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Chapter 31. Dress and Grooming > Night Moves - Pg. 260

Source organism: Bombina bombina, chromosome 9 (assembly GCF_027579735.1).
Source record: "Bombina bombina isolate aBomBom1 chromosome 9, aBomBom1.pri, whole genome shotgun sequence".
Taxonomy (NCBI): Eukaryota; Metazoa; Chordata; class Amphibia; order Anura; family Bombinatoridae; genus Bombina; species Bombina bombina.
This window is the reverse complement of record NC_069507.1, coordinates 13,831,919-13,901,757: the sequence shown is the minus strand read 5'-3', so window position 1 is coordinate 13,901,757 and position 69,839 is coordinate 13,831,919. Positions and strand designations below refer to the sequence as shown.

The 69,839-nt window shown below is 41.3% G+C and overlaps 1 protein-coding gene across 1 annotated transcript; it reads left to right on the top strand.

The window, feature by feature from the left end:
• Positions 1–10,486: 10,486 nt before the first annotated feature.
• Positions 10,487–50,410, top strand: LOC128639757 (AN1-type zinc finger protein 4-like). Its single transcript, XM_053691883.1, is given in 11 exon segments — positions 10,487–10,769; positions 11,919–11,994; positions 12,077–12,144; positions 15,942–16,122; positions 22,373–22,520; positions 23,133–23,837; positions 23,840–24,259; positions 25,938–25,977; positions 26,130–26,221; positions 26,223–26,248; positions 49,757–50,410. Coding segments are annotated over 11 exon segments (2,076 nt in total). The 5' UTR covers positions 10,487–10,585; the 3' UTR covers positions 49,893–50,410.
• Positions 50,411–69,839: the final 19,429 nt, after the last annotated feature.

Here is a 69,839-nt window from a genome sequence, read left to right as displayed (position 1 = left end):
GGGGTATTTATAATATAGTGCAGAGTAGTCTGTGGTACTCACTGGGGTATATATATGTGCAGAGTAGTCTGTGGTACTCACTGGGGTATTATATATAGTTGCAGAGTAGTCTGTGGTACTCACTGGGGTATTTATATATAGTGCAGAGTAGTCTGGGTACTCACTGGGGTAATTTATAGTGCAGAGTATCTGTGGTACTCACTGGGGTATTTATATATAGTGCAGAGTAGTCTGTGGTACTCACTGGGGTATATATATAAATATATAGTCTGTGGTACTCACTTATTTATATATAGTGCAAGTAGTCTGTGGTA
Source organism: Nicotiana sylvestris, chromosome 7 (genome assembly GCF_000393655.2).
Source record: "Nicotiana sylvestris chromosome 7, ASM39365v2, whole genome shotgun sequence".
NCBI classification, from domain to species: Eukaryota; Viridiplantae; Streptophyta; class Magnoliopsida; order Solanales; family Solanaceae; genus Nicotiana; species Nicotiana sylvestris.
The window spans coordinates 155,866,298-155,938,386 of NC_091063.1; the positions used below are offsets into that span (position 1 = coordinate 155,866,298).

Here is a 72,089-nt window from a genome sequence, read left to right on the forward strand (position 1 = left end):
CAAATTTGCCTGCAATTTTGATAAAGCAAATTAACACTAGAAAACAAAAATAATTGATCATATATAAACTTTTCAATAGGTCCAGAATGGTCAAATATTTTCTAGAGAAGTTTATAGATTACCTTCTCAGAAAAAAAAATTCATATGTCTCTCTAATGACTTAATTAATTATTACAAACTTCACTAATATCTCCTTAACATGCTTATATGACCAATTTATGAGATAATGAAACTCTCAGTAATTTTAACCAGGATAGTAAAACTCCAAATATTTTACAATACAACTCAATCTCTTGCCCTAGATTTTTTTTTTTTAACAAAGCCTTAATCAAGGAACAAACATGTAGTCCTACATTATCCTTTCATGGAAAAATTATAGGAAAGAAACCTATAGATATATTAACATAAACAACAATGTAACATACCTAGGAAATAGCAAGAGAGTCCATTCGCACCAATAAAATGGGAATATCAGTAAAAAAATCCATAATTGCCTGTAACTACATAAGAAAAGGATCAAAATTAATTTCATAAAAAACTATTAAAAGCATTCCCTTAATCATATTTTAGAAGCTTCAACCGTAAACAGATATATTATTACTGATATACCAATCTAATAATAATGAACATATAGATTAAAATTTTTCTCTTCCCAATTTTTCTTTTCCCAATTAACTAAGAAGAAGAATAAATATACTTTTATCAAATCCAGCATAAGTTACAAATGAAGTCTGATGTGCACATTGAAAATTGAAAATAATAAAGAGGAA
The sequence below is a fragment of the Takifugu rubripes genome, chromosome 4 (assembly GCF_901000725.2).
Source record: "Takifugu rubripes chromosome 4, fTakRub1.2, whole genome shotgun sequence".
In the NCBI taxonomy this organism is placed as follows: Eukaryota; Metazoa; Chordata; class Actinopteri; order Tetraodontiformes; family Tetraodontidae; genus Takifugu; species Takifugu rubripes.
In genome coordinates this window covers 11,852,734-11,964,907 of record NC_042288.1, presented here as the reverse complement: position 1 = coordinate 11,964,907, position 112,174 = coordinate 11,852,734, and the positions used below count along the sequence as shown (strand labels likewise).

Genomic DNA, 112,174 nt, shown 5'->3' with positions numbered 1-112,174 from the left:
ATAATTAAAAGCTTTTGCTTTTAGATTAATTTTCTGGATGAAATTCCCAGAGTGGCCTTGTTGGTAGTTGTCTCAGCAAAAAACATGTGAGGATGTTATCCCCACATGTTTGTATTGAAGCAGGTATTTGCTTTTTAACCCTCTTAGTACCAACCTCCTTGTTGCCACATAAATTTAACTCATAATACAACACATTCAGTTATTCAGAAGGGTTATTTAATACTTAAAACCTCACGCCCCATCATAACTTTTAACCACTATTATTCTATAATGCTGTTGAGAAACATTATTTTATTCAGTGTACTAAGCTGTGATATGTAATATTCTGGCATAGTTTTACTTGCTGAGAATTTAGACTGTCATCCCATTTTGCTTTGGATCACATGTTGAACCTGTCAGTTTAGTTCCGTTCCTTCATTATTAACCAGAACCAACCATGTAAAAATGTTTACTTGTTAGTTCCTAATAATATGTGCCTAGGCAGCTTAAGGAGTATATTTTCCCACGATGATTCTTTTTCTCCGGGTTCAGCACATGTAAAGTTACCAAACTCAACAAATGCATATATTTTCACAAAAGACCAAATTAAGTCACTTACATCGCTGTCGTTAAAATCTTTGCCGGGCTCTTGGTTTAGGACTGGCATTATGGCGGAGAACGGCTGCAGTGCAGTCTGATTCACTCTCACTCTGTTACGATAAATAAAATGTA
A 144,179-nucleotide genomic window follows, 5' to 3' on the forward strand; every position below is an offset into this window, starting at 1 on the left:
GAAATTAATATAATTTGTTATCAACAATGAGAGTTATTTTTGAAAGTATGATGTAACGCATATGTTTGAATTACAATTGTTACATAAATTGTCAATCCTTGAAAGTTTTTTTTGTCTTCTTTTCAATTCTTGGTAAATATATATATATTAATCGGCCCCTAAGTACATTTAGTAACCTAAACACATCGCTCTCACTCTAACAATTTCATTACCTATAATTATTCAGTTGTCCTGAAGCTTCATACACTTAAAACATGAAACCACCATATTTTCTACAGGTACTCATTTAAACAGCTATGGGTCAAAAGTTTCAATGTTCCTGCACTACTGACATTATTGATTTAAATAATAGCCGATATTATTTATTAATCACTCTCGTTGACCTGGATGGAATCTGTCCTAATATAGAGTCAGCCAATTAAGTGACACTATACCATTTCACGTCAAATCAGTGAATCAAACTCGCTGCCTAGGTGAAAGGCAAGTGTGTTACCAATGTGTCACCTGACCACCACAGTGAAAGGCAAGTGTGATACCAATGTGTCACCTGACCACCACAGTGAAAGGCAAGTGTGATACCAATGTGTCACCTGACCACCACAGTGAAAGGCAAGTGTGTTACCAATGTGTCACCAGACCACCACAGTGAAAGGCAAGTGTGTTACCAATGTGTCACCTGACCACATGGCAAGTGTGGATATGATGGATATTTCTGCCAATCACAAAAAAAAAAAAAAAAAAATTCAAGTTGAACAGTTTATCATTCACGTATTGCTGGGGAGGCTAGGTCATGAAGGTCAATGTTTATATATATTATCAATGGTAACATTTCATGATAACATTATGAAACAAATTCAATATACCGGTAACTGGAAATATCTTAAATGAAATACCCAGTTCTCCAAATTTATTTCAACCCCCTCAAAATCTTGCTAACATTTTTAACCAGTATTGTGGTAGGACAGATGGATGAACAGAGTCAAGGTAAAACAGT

Dress and Grooming 260 Night Moves Remember how you prepared to take those terrifying standardized tests back in school? The same suggestions for how to treat yourself before the speech will serve you in good stead when you speak in public. Let's review the suggestions: 1. Get plenty of sleep.According to recent studies, most of us are sleep-deprived--and seriously so. But I don't have to tell you that; you know it already. Nonetheless, for several nights before any important speaking event, get plenty of sleep. The night before isn't good enough--strive for at least two to three days of adequate sleep. You'll be amazed at how good you feel and how much better you perform when you're rested. Besides, fatigue can lower your self-confidence, your ability to concentrate, and your attention span. These are things that you need to be a good public speaker. Eat right.Not only don't we sleep enough, but we also don't eat right. Be sure to eat nourishing meals--especially breakfast--on the day of the speech. Make a conscious effort to fill your stomach with whatever works best for it--and, no, that doesn't include a Greasy Glenn Burger Blast with a side of monster fries. Avoid caffeine.Yes, I know you need your coffee. We all need a jump start from Mr. Coffee in the morning, but too much caffeine can make you nervous. And the last thing you want before a speech is a bad case of chemically induced nerves. Don't forget that colas and teas also contain a great deal of caffeine. If you're a very heavy coffee drinker, however, don't go off the stuff cold turkey because you'll have a nasty case of caffeine withdrawal. Just don't pump yourself up with "a few" extra mugs of java. 2. 3. Speech of the Devil Never eat anything unfamiliar the day before or the day of a speech. This is not the time to try Aunt Edna's killer fruit cake (the one that predates the pyramids). And don't even think of trying to beat Uncle Jimmy's record at the burger joint. Give your body a break. 4. 5. 6. Avoid alcohol.It's amazing how so many otherwise highly intelligent human beings think that a few drinks before a speech will make them more relaxed, witty, and funny. A few drinks actually might make you sound and act stupid. Commit this to memory: Alcohol never works for public speakers. Pack business cards.Speaking in public is a great chance to network with interesting and important professionals. Odds are, after your speech, you'll get offers to address other events. You want to be prepared. Today, for example, I did a half-hour interview with the gracious Donna Hanover on WOR radio in New York City. After the interview, the next guest asked if I would address her group. She had heard my talk while she was waiting her turn to be inter- viewed. A physician, she runs a large organization that addresses women's lifestyle issues. She asked, "When are you available to speak to my organization? Do you have a card?" I whipped out my card, and we're in business. After you give a speech, be ready with your business cards. Few things look as unprofessional as scrawling your name and phone number on a cocktail napkin. Pack an emergency bag.Pack a small bag with items that you're likely to need. Here are some items to consider: · An extra copy of your speech or notes.